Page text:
This brought us to the Beat the Brains interval. The first question didn’t. The Brains came up with a cracking answer to a question asking what linked about 50 villages in Britain – some examples being given. The Brains knew that they were ‘blessed villages’ , all of whose soldiers who went away to the First World War came back alive. However when asked which Suffolk town came into being when an established market had to be moved due to the Black Death, they zigged with Stowe Market when they should have zagged with Newmarket. Back to the show.
Hamish missed a gettable one, not knowing that Shakespeare wrote 154 sonnets. No bonus for anyone. Not easy, but gettable, which is more than I could say about many of the questions I heard in this show. Yes, I know it’s all in the ear of the behearer, but I found this show to be difficult. Ian didn’t know Origen, neither did the others, and neither did I. Angus managed his first, but couldn’t give the chemical compound from which pearls are made. I don’t know if Ian was guessing with calcium carbonate , but if he was it was a good guess. Brendan missed his own first. It was incredibly tight, and it was due to get even tighter in round 6. Everyone missed their own first question. I’ll be honest, I wouldn’t have had any of them, although I probably should have known Pskov as the place where Nicholas II abdicated. Both Hamish and Ian ended the round on 8. It looked unlikely that there could be more than 2 rounds left, and I couldn’t pick a winner. Both Hamish and Ian were capable of getting a 6 pointer if they were given the sniff of a chance by the questions. But would either of them be given that chance ? It certainly didn’t look like it if the previous rounds were anything to go by. Hamish didn’t know that Washington state is nicknamed the Evergreen State. Nobody knew that. Ian took two , and it was looking good. Then he got another one nobody could answer, a piece of music which everyone recognised, but nobody could give the title of – Elgar’s Salut d’Amour. Fair enough. Angus didn’t know that the Battle of Kadesh was a scrappy away win for the Egyptians over the Hittites. Hamish took that to narrow Ian’s lead to 1 point. Brendan didn’t know that Hannah was the mother of Samuel, and Hamish took that to ensure that he and Ian were still tied going into the final round.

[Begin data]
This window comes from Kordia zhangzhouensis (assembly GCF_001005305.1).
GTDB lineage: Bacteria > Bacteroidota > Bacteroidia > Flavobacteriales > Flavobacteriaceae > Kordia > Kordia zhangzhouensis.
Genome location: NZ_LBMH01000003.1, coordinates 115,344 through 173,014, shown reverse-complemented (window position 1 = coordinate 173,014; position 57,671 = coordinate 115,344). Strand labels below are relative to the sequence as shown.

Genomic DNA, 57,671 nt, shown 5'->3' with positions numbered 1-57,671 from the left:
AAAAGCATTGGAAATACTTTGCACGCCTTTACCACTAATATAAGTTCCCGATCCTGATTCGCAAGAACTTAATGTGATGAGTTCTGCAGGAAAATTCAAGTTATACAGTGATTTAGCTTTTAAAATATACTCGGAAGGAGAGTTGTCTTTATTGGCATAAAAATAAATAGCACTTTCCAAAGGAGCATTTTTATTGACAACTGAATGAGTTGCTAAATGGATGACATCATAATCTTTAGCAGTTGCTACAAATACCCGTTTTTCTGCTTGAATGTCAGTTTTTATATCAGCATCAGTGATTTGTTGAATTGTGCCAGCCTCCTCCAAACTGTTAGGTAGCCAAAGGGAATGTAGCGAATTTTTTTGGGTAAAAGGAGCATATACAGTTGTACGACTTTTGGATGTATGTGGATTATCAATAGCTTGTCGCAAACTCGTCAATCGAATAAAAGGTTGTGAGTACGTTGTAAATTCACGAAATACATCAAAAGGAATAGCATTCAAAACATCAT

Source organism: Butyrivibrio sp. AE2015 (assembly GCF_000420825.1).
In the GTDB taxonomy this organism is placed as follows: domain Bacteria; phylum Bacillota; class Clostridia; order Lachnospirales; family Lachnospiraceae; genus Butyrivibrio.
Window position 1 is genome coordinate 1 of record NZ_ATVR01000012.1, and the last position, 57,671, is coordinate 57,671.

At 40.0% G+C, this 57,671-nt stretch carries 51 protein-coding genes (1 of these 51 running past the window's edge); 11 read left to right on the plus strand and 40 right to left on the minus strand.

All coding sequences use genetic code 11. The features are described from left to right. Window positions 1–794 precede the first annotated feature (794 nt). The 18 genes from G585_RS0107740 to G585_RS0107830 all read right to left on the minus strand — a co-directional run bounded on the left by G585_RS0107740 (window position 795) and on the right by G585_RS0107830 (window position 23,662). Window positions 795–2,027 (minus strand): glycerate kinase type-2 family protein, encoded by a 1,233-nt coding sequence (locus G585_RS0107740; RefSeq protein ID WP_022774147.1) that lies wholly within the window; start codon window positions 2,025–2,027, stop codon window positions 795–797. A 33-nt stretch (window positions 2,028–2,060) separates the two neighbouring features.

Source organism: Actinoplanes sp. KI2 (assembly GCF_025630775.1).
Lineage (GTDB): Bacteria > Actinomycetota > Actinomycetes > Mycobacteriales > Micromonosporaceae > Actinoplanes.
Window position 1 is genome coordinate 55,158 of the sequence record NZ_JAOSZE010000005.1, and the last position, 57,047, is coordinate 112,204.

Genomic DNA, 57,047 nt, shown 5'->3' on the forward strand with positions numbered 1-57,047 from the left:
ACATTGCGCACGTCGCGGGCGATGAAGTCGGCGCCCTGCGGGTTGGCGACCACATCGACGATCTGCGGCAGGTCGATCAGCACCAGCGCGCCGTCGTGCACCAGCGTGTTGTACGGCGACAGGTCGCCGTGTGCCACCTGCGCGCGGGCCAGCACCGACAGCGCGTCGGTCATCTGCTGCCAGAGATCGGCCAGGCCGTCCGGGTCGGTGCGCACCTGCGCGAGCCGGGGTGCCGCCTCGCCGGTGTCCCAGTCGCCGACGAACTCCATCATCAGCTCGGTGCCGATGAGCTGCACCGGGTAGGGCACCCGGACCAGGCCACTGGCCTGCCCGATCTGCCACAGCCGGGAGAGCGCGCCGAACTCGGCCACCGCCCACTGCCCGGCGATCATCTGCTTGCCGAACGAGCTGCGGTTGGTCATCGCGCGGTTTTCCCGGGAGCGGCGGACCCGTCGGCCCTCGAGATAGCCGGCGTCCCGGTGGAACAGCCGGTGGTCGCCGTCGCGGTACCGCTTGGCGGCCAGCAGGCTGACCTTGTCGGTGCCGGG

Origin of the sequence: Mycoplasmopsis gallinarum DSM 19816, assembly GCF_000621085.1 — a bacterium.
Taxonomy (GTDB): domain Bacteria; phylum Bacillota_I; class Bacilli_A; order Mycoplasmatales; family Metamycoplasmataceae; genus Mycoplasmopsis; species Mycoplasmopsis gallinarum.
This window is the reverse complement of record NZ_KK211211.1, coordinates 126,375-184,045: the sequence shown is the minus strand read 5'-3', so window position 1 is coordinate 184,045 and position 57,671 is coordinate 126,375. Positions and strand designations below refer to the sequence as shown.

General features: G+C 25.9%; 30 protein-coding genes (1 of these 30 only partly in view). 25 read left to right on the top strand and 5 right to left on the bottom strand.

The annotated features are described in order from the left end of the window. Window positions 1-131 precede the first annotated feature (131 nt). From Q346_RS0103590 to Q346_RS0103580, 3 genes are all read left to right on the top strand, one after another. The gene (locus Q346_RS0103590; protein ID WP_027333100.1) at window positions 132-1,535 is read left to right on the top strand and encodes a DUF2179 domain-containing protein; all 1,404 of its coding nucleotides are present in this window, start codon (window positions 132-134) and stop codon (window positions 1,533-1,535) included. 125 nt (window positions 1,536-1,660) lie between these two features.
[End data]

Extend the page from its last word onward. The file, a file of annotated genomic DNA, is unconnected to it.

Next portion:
Hamish took his first, but missed the distinctly gettable fructose, which allowed Angus in for a bonus. Ian took two, but didn’t know that St. Nicholas’ Island, which had also been St. Michael’s Island, is now called Drake’s Island. Join the club. The arithmetic was simple. Hamish had to take bonuses off both Angus and Brendan to win. Ian needed one bonus off either to win. Nobody could answer Angus’ question, about Rupert Sheldrake. Ian had one foot in the final, but Brendan didn’t know off two people linked by the YMCA. Hamish came in first. . . and he had it. We had a draw. However, as we know , you can’t have a draw in BoB. So we had a tie break. Asked what was the significance of a gold stripe on uniforms of british soldiers from 1916, it was Ian who chanced his arm first. he told us that it denoted a soldier who had been wounded in action, and that was correct. On such small margins. Very well done Ian. A terrific display of nerve. Very hard lines Hamish. Getting that last bonus to tie the show demanded nerves and determination as well. A good show, albeit that correct answers from the Clark sofa were in particularly short supply during this show.
Hamish Cameron – 12
Ian Clark – 13 AET
Angus Douglas – 6
Brendan O’Connor - 6